You peel the plantains, cut them into inch long chucks and cook for about 40-50min in the stock, then blend along with the garlic and seasoning. I was making the soup last night, so left it in the fridge overnight then blended it today. I don't like blending hot liquids, as I tend to get burnt one way or another. Beatriz now asks you to sieve the soup. I started to do this, but then realized that I liked the grainy texture and stopped, you carry on if you must. It will probably make the soup look nicer. Then heat it up along with the lime juice. I'd suggest serving it with tabasco, but again, this is my own innovation, apparently Cubans aren't into spicy food

Monday 2 January 2012

A Bean and rosemary dip or How to Make the Best of a Bad Situation

The Experiment: Stuffing onions 
The Outcome 
Conclusion: Some things shouldn't be stuffed
The Solution: Blend the cooked onions with cannellini beans, fresh rosemary, some olive oil or a bit of butter, and salt and pepper for a delicious bean dip to have with bread, vegetables etc

Sunday 1 January 2012

Rhubarb martinis for New Year

I try to keep New Year's simple, as from experience I know that this one evening of the year has the most potential to go horribly wrong. At least for me anyway, most people seem to think that it's the best night of the year - I think perhaps that's a part of the problem, the pressure to have a good time, people whooping around you everywhere you go, I just can't get that excited and end up feeling tired and grumpy. But luckily for me, I seem to have finally got the knack of it - keep it simple, stay off public transport, don't arrange to meet lots of people and make sure the people you do meet are on the same wavelength as you. Last night we kicked off with Rhubarb Martinis at a friend's house before going out dancing. These were introduced to me by my auntie in Holland, who got the recipe from a German neighbour (they live on the border). Apparently, it's been in her family for years, passed down the generations, so it's a little bit special. You need a good quality, unsweetened rhubarb syrup. We bought this one in Germany, as you can see, but I reckon you may be able to buy a similar one in a health food store, or perhaps online. Make sure you mix the vanilla sugar in really well with the vodka first. Needless to say, the vodka needs to be ice-cold. We used Wyborowa. Then shake vigorously with ice and strain into a martini glass. Or a desert glass if you don't have any. And if you can't find any vanilla sugar then you can replace that with caster sugar and vanilla essence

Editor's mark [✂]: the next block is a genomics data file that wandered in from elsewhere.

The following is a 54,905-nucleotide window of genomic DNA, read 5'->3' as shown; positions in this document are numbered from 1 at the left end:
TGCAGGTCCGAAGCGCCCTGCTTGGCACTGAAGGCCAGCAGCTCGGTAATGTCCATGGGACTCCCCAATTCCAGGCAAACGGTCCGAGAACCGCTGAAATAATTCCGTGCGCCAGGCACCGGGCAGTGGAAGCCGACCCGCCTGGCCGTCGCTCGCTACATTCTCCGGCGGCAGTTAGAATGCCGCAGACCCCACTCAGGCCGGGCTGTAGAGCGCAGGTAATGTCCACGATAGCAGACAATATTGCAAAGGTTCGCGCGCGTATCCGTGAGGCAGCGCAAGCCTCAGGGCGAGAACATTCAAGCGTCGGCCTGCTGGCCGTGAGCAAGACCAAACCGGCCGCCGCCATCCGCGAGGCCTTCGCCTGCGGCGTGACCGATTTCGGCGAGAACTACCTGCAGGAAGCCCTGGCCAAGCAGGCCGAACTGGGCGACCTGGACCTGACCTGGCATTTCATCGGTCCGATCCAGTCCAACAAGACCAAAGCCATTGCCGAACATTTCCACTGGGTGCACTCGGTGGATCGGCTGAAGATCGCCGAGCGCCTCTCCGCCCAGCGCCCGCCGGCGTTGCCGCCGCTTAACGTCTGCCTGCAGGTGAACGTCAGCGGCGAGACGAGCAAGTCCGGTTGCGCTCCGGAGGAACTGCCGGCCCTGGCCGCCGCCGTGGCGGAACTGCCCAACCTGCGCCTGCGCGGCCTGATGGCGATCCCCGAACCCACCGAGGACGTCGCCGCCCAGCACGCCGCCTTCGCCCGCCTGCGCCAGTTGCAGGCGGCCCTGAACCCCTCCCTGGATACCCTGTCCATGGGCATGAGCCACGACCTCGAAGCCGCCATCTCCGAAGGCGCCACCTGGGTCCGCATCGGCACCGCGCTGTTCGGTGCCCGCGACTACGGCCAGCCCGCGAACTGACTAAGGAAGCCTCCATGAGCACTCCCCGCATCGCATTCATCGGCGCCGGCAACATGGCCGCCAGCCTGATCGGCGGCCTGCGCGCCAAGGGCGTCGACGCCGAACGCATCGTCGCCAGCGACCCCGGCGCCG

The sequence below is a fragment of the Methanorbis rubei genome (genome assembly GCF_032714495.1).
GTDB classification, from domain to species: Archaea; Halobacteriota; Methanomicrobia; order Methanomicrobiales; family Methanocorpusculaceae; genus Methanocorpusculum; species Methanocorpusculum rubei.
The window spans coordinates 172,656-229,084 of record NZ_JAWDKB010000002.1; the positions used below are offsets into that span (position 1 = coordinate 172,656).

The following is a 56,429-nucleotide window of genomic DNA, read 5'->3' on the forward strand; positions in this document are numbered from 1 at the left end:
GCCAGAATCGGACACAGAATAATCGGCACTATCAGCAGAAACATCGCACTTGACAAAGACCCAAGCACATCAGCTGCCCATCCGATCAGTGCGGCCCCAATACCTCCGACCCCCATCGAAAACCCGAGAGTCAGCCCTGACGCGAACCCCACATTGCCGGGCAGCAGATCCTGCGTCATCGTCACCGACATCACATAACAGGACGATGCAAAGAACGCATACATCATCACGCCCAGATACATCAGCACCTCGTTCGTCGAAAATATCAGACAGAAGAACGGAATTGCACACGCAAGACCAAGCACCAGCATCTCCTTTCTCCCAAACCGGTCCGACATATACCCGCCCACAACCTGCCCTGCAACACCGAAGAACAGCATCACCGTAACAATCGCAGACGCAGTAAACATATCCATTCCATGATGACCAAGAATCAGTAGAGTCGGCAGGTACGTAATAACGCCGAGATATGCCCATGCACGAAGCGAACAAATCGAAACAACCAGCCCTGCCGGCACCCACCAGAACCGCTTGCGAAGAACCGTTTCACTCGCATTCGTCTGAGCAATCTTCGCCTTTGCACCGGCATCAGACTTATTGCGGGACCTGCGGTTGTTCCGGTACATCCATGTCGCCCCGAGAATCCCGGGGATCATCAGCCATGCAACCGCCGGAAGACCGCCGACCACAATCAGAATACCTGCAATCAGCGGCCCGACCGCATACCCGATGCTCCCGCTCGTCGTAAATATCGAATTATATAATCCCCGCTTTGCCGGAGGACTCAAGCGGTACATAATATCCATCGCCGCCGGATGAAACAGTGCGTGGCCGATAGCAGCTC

Rhubarb Martini - serves two

500ml Rhubarb syrup
500ml Vodka
2 Tblsp Vanilla sugar

Happy 2012!